by Justin Diezmo
2017 Bud Light Dreams Music Festival

2017 Bud Light Dreams Music Festival

@ RBC Echo Beach, Toronto

July 7-8, 2017

Toronto’s famous Echo Beach venue played host to the 6th annual Dreams Music Festival, originally named Digital Dreams this weekend; a festival dedicated to a diverse selection of electronic and dance music spanning through 3 different stages. Ever since the massive 2014 edition, the festival has downsized year by year but is still sticking to its roots of providing a grand experience filled with music, food and art for everyone.

As the first day approached, people began to fuss about the upcoming forecast: a risk of thunder showers. Dreams has had a history of rain and storms on its festival dates, including 2015 where the entire first day was cancelled. The audience kept their fingers crossed and hoped it would not happen again.

Trap acts Ekali and What So Not were the first to take on the main stage of the festival as the crowd slowly began to grow. Both sets were very encompassing of their musical styles; of whom I think are much underrated players in the trap game. Crowd favourite Steve Angello took to the stage early for whom would usually be a top headlining act, but the audience was still packed from front to back. In a flurry of house music and insane stage pyrotechnics, the audience kept dancing away as the rain slowly began to pour down.

Over by the two other stages (dubbed the Waterfront Stage and the Dream House) crowds began to form for the more ‘underground acts. Over by the Waterfront, techno and house DJs like Green Velvet and Loco Dice dominated by the end of the day with crowds spreading out to the far ends of the back hills. In the Dream House, bass acts like Andy C, Trollphace, Doctor P, and Crizzly kept the headbangers moving and dancing under the bright lights of the tent. But these two stages had some hefty flaws.

For one, both were too small for the audiences they were serving. During peak sets, the Dream House stage was overflowing where there was more people outside watching from a distance than inside basking in the full sound and stage design. The Waterfront had enough space for the crowd to move and dance but from a distance, the stage itself looked like a mossy cardboard box. Up close, you can appreciate the floral and tropical design but it was less flattering the further you moved away.

The sound quality also lacked at both stages. In the Dream House, there were some sweet spots where bass trembled your whole body, but in others, the bass was close to non-existent; a severe blow for the bass-heads dominating the crowd. At the Waterfront, the sound was fantastic up close but the speakers only complimented the stage. The further you moved back, the less you could hear and feel.

At a little past 7PM, music was cut festival wide. Over the speakers was an alert telling the audience to take shelter at the nearby Budweiser Amphitheatre stage or in their cars in the parking lot, as a severe storm was approaching. It seemed like the festival was cancelled and many were quick to leave in general but after only about a 30-45 minute wait, the clouds cleared and the crowd rejoiced as we were let back into the festival grounds.

On the main stage, Baauer played a shortened but energetic set that made the crowd even more blissful as the sunset poured onto the beach. The trap and hip-hop influenced set was rapid and one of the most memorable of the weekend. But as it ceased, you could feel the intensity growing as trance legends Above and Beyond took to the stage with a euphoric, nearly two hour set that kept the audience singing and dancing song by song, closing out an eventful first day.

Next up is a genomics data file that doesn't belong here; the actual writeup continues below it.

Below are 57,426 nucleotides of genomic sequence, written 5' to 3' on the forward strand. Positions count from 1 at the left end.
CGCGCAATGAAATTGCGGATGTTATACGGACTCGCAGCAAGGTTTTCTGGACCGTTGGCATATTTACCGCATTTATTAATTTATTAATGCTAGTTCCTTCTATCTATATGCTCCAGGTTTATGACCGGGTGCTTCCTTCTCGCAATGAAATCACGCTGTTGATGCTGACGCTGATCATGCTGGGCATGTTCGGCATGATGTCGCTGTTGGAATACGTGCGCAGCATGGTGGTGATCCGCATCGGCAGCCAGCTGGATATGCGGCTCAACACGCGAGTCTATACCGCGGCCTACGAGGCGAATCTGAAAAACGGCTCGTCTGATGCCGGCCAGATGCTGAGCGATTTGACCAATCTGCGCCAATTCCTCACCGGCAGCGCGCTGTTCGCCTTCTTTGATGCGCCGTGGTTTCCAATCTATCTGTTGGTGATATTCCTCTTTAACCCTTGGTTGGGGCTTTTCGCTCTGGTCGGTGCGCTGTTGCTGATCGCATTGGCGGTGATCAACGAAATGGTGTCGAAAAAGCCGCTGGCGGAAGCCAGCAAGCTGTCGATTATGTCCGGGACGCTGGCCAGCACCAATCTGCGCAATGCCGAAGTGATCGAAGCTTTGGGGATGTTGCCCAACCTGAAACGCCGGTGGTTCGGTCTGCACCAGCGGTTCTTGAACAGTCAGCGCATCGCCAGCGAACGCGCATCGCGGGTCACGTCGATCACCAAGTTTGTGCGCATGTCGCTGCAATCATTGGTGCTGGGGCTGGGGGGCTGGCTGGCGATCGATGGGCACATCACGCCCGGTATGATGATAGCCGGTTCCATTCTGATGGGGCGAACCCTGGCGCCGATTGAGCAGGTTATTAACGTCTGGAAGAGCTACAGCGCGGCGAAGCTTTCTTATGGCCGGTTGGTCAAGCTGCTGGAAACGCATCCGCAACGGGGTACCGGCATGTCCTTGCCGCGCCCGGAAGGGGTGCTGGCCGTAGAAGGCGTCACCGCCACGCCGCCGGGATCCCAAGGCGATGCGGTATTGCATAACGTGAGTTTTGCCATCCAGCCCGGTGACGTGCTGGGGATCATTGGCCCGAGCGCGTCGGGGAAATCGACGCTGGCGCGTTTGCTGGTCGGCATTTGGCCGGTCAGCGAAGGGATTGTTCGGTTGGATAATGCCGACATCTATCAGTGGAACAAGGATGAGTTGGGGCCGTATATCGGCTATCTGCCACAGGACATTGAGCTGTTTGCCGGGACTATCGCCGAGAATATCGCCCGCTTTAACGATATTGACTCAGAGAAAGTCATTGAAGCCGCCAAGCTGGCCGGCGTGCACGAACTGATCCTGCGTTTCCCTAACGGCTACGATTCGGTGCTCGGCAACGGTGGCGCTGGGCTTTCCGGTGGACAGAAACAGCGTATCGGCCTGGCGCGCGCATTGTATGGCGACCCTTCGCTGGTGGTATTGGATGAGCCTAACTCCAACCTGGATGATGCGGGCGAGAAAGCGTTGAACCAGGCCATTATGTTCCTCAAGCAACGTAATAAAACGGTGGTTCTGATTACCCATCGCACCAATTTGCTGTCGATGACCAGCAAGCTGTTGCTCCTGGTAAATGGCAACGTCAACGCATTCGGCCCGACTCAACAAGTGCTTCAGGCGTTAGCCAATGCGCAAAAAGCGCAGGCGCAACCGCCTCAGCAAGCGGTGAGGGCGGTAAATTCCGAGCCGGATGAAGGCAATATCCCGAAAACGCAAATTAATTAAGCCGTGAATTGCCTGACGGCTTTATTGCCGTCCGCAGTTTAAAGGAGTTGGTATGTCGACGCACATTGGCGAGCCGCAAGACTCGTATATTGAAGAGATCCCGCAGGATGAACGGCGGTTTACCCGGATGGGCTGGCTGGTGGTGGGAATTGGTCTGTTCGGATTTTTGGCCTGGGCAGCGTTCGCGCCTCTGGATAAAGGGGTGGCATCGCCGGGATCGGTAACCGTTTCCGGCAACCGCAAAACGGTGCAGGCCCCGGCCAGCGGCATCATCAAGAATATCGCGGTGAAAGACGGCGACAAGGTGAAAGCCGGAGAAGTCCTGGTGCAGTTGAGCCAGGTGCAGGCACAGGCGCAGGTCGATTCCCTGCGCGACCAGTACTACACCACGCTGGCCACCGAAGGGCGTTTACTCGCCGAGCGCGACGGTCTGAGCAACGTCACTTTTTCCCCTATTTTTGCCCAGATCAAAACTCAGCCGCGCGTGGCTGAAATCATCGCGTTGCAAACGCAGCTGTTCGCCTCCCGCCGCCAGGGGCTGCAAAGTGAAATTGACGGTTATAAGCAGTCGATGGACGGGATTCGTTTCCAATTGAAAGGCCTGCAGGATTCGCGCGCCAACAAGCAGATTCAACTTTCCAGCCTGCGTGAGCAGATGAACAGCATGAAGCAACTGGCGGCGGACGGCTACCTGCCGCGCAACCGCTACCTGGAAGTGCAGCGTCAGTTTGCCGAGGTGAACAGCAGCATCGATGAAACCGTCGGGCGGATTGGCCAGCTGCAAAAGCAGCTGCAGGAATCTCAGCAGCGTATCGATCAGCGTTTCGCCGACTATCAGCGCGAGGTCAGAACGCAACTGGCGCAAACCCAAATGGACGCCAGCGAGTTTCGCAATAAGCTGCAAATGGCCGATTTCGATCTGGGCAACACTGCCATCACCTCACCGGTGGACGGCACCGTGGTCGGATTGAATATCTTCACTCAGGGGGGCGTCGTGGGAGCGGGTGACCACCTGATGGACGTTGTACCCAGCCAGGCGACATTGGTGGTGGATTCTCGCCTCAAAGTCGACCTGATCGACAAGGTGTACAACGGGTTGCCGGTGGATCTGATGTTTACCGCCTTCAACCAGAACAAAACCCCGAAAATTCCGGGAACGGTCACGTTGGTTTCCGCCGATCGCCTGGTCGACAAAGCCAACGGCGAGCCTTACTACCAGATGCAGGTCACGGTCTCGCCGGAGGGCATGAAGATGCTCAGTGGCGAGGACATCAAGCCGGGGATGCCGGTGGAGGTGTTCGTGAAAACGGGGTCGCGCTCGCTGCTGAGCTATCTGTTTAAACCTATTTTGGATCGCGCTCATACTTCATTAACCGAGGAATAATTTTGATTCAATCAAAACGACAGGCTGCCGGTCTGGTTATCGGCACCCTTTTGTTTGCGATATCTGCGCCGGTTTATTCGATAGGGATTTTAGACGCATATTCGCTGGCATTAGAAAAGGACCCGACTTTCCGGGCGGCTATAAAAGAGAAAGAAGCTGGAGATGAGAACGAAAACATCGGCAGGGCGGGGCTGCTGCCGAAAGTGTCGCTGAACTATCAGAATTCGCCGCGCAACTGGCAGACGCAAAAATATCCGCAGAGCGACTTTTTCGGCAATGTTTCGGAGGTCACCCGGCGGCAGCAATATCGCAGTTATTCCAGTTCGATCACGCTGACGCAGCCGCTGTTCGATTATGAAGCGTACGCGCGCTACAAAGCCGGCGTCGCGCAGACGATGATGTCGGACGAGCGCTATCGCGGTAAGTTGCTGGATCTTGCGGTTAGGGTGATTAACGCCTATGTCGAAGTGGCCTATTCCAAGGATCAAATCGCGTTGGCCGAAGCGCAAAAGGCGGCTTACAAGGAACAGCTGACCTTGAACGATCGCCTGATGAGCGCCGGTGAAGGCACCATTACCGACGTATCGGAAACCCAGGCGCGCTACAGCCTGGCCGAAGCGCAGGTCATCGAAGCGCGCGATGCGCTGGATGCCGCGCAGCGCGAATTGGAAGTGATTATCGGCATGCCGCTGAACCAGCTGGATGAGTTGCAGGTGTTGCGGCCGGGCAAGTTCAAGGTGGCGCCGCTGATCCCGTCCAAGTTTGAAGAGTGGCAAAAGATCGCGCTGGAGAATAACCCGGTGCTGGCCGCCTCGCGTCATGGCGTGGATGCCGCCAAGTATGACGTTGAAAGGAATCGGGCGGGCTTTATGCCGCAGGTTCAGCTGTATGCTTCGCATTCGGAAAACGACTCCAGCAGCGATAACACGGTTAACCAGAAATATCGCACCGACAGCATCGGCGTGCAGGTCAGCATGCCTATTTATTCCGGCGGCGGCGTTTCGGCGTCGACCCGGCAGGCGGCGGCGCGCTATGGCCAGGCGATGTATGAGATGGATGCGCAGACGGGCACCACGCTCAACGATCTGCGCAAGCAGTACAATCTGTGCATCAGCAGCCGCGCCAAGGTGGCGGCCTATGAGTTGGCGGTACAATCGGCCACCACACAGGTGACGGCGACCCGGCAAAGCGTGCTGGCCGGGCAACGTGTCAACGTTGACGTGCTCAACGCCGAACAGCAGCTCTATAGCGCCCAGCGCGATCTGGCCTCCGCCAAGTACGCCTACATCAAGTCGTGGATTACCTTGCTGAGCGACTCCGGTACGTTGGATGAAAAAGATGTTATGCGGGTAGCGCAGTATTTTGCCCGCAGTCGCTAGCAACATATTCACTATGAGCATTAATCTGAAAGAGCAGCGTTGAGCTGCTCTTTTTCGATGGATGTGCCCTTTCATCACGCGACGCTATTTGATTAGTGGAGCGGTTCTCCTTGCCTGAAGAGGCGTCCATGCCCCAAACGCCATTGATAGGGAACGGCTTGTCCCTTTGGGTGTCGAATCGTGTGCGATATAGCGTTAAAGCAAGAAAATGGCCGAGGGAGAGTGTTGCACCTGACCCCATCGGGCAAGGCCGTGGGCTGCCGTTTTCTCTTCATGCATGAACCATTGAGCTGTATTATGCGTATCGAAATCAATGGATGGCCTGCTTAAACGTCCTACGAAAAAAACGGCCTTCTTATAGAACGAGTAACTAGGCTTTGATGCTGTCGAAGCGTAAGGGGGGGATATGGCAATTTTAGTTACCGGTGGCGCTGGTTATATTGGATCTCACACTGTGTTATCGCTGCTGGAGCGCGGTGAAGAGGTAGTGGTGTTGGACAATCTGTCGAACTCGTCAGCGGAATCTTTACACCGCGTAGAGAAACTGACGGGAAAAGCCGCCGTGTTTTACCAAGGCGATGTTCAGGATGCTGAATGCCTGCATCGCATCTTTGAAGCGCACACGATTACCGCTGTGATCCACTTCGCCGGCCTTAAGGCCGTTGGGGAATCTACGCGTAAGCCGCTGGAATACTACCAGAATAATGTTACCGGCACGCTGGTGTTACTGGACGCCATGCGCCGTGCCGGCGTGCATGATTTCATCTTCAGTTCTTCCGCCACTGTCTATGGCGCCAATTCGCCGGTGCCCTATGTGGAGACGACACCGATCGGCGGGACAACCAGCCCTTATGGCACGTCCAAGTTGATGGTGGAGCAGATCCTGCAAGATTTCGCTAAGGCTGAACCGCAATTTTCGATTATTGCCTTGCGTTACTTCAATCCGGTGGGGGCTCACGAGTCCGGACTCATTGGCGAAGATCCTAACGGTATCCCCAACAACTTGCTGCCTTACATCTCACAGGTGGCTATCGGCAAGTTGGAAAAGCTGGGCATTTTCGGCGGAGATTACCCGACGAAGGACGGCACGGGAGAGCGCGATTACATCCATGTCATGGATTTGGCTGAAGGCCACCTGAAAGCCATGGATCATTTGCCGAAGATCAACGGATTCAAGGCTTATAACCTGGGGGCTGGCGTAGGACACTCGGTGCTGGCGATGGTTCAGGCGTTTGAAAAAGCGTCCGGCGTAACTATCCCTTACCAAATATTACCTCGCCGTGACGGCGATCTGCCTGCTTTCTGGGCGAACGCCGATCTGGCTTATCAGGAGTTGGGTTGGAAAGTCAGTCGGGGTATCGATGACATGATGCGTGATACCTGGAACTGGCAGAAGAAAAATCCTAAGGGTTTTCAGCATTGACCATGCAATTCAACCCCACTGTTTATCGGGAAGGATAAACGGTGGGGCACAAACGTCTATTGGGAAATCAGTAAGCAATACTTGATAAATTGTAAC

The second day started off earlier than the first, with early acts on all three stages still gathering sizeable crowds. Anna Lunoe played a memorable set on the main stage, playing an hour earlier than scheduled but still bring the energetic house tunes to the sand. Over by the Dream House, many trance acts filled the tent up fair over capacity, spewing the audience into the drink and food area. The Waterfront saw even bigger crowds than the day before, especially during banging sets by Shiba San, Malaa, and of course DJ Hanzel (Dillon Francis’ house moniker).

At the mainstage, Toronto natives DVBBS played a strangely diverse set of tracks ranging from hip-hip, trap, dubstep, psytrance, hardstyle, house and pop. It was a headscratcher for many who know them as big-room house producers, but they got the audience moving nonetheless. Before them, mau5trap signee Feed Me brought an electro house set to the crowd that made me reminiscent of his ‘Calamari Tuesday’ days.

But the biggest set of the weekend had to go to Dillstradamus; a fusion act from massive DJs Dillon Francis and Flosstradamus. It brought the crowd to a whole new level of energy; from jumping, dancing, headbanging, cheering and singing. It was intense show of music, pyrotechnics, lights and fireworks all working together in unison.

Overall, the festival was a huge success with stellar acts and music, with a few drawbacks in terms of stage design and uncontrollable weather. Yes, the festival has downsized quite a bit and it was somewhat even surprising to see it come back, but I think this year might be a testament to show that they are still going strong. It could be even possible that they are saving money in order to come back bigger than ever down the road and become one of Canada’s largest music festivals again. But nonetheless, the Dreams team has graced the Toronto electronic music scene once again with a memorable summer weekend filled with positive vibes and great experiences.

(Photography by Justin Diezmo)


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